Barack Obama and Oprah
Photo: Marc Royce
The president-elect (then Illinois state senator), who first brought the house down back in 2004 at the Democratic National Convention, takes a rare break from his 16-hour workday to tell Oprah about his multicultural upbringing, political plans and priorities, and loving family.

Note: This interview appeared in the November 2004 issue of O, The Oprah Magazine.
It's a speech I'll never forget: Barack Obama, the Illinois state senator from Chicago, addressing the nation at the 2004 Democratic National Convention. "I stand here knowing that my story is part of the larger American story, that I owe a debt to all of those who came before me, and that in no other country on earth is my story even possible," he said with a fervor that could be felt through the airwaves. "Tonight we gather to affirm the greatness of our nation, not because of the height of our skyscrapers or the power of our military or the size of our economy," he continued. "Our pride is based on a very simple premise, summed up in a declaration made over 200 years ago: 'We hold these truths to be self-evident, that all men are created equal.'"

The man whose name means "blessed" in Arabic is the son of a Kenyan father, Barack Obama Sr., and a white mother, Ann Dunham, from Kansas. The two met as college students in Hawaii in 1959 (Barack Sr. was the first African to enroll at the University of Hawaii), and two years later, when Ann was just 19, their child was born. At the time, miscegenation was still a crime in many states, and it was also unwelcome in Kenya. Under that pressure, Barack Sr. left the marriage when his son was just 2 years old and went to Harvard to pursue a PhD. Later, after he had returned to Kenya to work as an economist, Ann married an Indonesian man, and when Barack was 6, the family moved to a town outside Jakarta, where Maya, Barack's sister, was born. After four years, the family returned to Hawaii and Barack began corresponding with his father and trying to understand his African heritage. His father's death in a traffic accident in Nairobi in 1982 prompted Barack to travel to Kenya and meet the rest of his family for the first time.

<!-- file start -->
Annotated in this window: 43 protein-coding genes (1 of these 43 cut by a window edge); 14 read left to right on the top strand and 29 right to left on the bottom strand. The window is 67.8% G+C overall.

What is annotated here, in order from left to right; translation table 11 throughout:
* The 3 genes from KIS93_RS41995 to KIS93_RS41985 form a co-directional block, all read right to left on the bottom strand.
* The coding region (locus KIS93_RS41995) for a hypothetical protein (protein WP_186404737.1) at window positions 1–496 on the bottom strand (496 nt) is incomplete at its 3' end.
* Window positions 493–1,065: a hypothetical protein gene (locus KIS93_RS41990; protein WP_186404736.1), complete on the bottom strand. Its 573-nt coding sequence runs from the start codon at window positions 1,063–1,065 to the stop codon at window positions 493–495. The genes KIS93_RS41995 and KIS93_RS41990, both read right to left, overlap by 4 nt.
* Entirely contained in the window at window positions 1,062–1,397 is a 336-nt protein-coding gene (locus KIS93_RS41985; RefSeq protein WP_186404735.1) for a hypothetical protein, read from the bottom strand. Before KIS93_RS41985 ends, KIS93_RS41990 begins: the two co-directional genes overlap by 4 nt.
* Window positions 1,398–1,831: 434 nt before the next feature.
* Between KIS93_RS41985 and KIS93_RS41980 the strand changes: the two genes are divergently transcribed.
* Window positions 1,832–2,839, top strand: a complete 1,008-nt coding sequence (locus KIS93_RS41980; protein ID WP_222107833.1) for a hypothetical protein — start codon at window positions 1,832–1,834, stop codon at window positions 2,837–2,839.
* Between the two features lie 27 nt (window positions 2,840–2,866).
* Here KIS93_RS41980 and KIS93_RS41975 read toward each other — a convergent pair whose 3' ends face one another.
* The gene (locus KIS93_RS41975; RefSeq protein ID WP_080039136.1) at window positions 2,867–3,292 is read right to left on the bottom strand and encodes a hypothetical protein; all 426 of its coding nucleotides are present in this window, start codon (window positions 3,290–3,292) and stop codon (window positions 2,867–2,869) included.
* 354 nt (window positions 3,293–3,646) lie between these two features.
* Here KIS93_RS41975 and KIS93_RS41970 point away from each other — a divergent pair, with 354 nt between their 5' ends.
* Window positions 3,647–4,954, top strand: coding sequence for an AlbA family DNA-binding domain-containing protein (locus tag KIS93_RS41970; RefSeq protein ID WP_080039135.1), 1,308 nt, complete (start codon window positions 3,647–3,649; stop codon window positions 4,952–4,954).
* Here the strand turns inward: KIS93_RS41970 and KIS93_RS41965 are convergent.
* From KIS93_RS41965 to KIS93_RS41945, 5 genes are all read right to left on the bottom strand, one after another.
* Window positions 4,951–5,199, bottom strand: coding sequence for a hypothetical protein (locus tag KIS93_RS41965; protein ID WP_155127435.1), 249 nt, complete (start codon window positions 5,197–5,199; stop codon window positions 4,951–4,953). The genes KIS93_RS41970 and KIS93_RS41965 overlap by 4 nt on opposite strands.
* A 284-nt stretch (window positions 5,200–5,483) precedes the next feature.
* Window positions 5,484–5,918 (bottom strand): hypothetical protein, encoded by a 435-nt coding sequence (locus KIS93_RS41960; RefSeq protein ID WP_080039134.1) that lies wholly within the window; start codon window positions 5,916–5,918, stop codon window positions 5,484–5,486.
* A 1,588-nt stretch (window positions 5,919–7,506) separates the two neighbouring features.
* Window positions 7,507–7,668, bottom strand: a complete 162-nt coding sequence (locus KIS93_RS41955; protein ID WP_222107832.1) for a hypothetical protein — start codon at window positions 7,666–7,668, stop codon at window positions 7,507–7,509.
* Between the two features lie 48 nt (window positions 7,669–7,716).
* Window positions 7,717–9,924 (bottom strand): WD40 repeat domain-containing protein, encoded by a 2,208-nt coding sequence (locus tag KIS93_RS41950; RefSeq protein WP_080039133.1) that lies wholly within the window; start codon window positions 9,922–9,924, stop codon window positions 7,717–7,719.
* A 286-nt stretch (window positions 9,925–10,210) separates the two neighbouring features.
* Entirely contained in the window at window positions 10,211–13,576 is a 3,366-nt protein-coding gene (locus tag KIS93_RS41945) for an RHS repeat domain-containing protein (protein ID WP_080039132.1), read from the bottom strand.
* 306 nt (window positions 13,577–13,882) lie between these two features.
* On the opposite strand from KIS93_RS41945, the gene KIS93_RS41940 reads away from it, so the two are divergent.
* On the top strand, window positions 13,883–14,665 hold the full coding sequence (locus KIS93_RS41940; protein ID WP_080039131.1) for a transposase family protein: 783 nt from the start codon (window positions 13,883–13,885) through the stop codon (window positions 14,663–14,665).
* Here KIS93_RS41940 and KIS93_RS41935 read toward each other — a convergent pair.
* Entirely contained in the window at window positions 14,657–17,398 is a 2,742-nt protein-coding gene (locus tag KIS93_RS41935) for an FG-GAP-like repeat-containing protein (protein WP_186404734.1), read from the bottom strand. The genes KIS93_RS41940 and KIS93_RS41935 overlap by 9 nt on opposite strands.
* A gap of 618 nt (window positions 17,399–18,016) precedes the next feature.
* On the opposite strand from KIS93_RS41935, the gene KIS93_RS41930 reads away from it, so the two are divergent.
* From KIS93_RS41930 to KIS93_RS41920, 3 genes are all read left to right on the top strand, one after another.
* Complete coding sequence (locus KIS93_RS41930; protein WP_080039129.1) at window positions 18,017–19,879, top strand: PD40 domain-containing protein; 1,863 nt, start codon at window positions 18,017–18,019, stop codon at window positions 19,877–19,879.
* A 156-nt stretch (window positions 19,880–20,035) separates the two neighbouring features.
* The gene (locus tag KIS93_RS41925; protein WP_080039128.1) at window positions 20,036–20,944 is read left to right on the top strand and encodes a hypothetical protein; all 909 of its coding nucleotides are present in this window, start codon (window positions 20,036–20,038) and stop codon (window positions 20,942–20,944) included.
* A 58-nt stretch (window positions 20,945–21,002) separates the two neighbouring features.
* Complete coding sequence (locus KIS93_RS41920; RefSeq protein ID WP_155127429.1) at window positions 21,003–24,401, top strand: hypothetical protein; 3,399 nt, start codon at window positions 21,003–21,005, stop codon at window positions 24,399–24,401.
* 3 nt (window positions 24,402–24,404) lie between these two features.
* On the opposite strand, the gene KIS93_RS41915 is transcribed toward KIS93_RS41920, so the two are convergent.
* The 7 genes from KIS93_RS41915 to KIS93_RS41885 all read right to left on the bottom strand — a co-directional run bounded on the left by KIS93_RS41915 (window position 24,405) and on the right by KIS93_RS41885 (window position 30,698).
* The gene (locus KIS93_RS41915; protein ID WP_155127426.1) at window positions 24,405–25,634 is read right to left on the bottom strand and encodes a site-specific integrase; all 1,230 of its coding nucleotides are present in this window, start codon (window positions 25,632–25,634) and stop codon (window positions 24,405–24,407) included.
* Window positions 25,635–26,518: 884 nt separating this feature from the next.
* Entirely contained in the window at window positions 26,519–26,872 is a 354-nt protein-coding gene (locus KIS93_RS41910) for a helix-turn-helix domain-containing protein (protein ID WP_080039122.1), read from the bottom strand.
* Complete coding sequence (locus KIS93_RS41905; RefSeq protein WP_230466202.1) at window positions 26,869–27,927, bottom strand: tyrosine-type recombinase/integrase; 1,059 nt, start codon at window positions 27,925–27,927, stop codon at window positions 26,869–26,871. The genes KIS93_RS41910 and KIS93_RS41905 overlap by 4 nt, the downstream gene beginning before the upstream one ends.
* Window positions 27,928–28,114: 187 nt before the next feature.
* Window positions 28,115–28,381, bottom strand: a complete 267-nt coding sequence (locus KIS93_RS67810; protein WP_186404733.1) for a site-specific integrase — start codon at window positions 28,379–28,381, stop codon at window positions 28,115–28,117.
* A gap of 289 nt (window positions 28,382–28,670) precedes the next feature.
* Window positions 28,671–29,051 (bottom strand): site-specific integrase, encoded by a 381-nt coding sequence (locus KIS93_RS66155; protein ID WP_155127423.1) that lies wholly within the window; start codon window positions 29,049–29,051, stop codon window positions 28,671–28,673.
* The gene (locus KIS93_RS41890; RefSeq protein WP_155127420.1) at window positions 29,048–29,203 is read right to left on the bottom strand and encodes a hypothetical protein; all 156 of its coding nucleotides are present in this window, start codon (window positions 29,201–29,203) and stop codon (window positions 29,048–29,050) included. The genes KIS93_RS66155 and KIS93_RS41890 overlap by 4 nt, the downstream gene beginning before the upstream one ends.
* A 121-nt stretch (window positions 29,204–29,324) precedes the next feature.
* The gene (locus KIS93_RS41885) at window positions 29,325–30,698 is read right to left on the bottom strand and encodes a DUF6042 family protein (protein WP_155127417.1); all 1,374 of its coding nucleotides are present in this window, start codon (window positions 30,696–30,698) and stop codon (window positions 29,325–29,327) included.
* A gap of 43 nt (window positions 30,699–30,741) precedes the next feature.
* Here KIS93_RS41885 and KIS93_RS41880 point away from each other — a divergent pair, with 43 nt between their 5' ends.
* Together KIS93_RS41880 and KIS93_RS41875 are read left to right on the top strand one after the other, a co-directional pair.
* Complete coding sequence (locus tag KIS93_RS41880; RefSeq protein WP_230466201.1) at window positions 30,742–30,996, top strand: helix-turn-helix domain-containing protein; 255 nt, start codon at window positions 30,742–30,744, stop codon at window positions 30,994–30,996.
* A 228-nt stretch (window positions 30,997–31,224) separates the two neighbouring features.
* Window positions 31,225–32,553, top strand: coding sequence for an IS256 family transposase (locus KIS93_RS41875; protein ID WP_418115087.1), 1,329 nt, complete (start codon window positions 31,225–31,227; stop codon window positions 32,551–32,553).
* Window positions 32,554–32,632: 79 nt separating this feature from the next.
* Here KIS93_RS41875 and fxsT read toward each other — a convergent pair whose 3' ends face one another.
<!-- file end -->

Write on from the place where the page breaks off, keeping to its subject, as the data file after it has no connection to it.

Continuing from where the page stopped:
Following his graduation from Columbia University, Barack attended Harvard Law School and became the first African-American president of its law review. In 1992 he married Michelle Robinson, also a Harvard-educated lawyer. The couple has two daughters: Malia, 6, and Sasha, 3.

Barack's autobiography, Dreams from My Father: A Story of Race and Inheritance, was published in 1995, when he was 33. The following year, he won a seat in the Illinois state senate, representing Chicago's poverty-stricken South Side. Still, Obama wasn't exactly a household name when he stepped into the race for the U.S. Senate last year. But then he won the primary with 53 percent of the vote and captured the attention of John Kerry, which landed him on the world stage for one of the most extraordinary speeches I've ever heard.

Start reading Oprah's interview with Barack Obama